Our professional code of ethics policy aims to give our employees guidelines on our business ethics and stance on various controversial matters. We trust you to use your better judgment, but we want to provide you with a concrete guide you can fall back on if you're unsure about how you should act (e.g. in cases of conflict of interest). We will also use this policy to outline the consequences of violating our business code of ethics.
This policy applies to everyone we employ or have business relations with. This includes individual people such as employees, interns, volunteers, but also business entities, such as vendors, enterprise customers or venture capital companies.
We base our business code of ethics on common principles of ethics;
It's mandatory to respect everyone you interact with. Be kind, polite and understanding. You must respect others' personal space, opinions and privacy. Any kind of violence, harassment or victimisation is strictly prohibited and disciplinary is likely to be taken.
If someone, be it customer, colleague or stakeholder, is offensive, demeaning or threatening toward you or someone you know, report them immediately to Senior Management. You can also report rudeness and dismissiveness if they become excessive or frequent.
We all work together to achieve specific outcomes. Your behaviour should contribute to our goals, whether financial or organisational.
Be honest and transparent when you act in ways that impact other people (e.g. taking strategic decisions or deciding on layoffs). We don't tolerate malicious, deceitful or petty conduct. Lies and cheating are huge red flags. Stealing from the company or individuals is illegal. If you are discovered, it is likely that you will face disciplinary action.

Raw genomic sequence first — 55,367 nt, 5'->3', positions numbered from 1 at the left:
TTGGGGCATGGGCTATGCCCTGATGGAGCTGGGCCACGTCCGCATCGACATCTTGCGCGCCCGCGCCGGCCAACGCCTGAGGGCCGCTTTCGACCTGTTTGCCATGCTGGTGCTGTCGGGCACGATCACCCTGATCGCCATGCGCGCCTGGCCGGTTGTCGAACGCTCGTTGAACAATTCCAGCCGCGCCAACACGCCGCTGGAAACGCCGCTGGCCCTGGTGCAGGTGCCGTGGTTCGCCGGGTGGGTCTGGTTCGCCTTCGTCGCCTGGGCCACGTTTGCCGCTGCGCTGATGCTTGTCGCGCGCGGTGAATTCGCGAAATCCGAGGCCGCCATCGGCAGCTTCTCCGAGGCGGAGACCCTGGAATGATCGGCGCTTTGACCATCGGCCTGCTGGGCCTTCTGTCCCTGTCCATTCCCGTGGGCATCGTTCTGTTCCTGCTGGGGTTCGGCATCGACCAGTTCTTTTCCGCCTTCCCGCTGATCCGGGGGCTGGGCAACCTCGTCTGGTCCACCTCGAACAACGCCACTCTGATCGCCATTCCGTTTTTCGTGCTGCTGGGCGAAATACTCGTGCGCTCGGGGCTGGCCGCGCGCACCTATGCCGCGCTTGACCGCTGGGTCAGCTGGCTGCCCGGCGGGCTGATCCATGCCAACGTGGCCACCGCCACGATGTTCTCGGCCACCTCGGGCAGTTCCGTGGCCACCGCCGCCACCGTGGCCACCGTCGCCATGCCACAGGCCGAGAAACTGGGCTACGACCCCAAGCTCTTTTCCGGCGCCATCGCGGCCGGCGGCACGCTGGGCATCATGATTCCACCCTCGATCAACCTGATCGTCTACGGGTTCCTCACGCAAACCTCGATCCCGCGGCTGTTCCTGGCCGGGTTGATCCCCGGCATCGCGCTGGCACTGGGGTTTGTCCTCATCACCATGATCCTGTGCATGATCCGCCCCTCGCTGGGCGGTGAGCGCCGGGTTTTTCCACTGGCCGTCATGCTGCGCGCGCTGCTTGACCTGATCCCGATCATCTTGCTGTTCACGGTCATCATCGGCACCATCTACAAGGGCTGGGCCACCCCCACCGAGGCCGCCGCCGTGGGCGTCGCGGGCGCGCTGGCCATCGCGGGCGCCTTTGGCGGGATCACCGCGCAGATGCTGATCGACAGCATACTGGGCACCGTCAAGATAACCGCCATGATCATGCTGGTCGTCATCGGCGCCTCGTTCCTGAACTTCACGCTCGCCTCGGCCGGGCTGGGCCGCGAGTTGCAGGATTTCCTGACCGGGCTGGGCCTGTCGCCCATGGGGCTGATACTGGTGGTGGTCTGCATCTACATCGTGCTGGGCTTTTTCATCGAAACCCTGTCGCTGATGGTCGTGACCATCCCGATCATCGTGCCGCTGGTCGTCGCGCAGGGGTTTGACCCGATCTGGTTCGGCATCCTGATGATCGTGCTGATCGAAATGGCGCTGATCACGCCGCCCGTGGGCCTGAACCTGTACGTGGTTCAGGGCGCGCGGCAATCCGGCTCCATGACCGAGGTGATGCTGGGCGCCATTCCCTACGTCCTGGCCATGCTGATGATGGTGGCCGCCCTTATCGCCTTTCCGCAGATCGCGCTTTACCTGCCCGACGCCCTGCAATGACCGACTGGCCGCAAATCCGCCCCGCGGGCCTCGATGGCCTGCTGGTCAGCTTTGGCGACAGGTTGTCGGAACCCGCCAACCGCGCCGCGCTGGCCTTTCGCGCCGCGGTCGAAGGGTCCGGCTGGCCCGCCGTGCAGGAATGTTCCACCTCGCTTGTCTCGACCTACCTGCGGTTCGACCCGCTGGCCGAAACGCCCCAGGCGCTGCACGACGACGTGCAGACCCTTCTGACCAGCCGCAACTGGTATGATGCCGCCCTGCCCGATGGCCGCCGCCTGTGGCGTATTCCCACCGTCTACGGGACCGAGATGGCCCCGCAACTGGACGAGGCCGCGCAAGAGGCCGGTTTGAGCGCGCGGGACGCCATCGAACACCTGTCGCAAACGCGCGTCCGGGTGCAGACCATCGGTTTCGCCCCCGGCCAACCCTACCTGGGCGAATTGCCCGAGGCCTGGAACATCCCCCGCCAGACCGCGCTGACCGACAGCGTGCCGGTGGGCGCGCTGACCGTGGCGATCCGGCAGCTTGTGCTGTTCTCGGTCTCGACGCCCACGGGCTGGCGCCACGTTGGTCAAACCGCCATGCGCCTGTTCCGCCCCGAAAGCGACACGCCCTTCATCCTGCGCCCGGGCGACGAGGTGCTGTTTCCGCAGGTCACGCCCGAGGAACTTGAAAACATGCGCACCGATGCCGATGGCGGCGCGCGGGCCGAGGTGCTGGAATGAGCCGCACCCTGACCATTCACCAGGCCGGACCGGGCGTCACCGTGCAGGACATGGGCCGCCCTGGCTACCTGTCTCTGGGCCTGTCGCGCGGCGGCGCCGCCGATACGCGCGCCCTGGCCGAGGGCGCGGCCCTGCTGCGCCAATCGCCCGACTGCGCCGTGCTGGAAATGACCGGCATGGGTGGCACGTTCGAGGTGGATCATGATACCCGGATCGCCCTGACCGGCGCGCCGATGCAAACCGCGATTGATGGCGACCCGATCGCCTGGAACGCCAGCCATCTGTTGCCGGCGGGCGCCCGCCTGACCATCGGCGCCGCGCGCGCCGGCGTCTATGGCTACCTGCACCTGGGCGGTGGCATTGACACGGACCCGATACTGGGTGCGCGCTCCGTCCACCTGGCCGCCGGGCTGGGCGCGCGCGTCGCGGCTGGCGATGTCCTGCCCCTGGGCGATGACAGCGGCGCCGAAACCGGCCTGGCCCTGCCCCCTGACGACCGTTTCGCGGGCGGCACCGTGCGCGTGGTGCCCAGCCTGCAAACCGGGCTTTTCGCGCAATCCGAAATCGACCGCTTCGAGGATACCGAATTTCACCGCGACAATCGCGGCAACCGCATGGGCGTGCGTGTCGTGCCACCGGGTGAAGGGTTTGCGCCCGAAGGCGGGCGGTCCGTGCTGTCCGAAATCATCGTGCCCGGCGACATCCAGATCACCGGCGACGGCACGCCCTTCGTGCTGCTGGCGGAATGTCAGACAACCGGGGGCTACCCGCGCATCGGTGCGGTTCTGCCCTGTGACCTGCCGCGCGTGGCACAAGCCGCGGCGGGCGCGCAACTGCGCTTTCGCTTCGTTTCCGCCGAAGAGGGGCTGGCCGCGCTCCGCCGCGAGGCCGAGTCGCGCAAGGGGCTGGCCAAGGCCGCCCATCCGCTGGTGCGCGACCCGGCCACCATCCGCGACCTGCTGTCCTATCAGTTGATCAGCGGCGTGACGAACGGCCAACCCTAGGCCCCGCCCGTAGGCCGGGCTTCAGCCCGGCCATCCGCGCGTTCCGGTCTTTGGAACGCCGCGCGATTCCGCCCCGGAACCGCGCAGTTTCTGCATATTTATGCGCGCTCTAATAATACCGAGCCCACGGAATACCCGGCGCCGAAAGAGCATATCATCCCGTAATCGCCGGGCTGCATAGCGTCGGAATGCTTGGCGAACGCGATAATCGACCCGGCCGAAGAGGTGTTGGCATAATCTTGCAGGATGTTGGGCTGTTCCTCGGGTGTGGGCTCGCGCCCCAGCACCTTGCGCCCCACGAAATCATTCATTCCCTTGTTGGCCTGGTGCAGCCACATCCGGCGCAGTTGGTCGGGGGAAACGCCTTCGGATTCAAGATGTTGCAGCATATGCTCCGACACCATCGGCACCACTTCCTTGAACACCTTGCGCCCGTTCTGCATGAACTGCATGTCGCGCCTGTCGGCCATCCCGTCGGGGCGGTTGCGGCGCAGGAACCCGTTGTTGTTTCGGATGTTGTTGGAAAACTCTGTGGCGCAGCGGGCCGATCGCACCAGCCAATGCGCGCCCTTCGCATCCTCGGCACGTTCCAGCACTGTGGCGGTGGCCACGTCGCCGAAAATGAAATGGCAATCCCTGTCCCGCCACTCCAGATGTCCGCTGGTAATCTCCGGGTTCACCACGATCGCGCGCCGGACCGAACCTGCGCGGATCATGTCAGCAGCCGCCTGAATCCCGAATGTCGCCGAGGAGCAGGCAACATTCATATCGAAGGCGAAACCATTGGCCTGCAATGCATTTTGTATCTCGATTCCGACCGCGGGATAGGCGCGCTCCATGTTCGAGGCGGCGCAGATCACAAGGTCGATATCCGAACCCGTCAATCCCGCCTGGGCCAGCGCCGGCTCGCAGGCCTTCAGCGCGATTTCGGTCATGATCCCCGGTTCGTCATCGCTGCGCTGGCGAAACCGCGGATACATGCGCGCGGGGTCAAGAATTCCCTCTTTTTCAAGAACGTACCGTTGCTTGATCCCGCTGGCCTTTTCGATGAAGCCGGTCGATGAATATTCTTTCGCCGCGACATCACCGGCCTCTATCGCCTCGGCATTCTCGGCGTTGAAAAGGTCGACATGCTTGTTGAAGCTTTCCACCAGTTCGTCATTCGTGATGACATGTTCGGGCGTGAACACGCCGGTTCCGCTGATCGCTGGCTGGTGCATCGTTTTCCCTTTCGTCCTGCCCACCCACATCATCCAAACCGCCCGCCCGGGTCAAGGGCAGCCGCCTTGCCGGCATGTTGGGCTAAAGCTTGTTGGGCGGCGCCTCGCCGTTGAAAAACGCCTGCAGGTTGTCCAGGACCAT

The company has a detailed Conflicts of Interest Policy that should be adhered to at all times.
Don't act in a way that exploits others, their hard work or their mistakes. Give everyone equal opportunity and speak up when someone else doesn't.
Be objective when making decisions that can impact other people. Be sure that you can justify any decision with written records or examples. Seek and use the most objective methods in any case; for example, when interviewing candidates, ask the same interview questions to all of them and avoid judging non-job-related criteria, like dress, appearance, etc.
Do not discriminate against people with protected characteristics. If you suspect you may have an unconscious bias that influences your decisions ask for help from management.
When exercising authority, be fair. Don't show favouritism toward specific employees and be transparent when you decide to praise or reward an employee.
You are obliged to follow all laws which apply to our organisation. Depending on your role and profession, there might be various laws you need to observe. When you're preparing contracts, clauses, disclaimers or online copy that may be governed by law (such as consent forms), legal counsel should be consulted.
Refer to confidentiality and data protection policy and guidance notes.
If you're not sure what the law is in a specific instance, don't hesitate to consult senior management.
We all need to put a healthy amount of effort in our work.
We are all responsible for the organisation's success. Incomplete or slow working might hinder other people's work or cause them to shoulder the burden themselves. This comes in direct conflict with our respect and integrity principles.
Opportunities for learning and development, either on-the-job or via educational material or training should be taken. If you are unsure how you can achieve this, have an open discussion with your manager.
Working well with others is a virtue, rather than an obligation. You will certainly get to work autonomously and be focused on your own projects and responsibilities. But, you should also be ready to collaborate with and help others.
Be generous with your expertise and knowledge. Be open to learning and evolving. If days go by without you consulting or brainstorming with anyone, you are missing out on opportunities for excellence. Instead, work with others and don't hesitate to ask for help when you need it.
Compliance and risk are always a challenge. Ensuring a balance is maintained is more important and ever with overlapping regulatory regimes extending their reach across multiple sectors.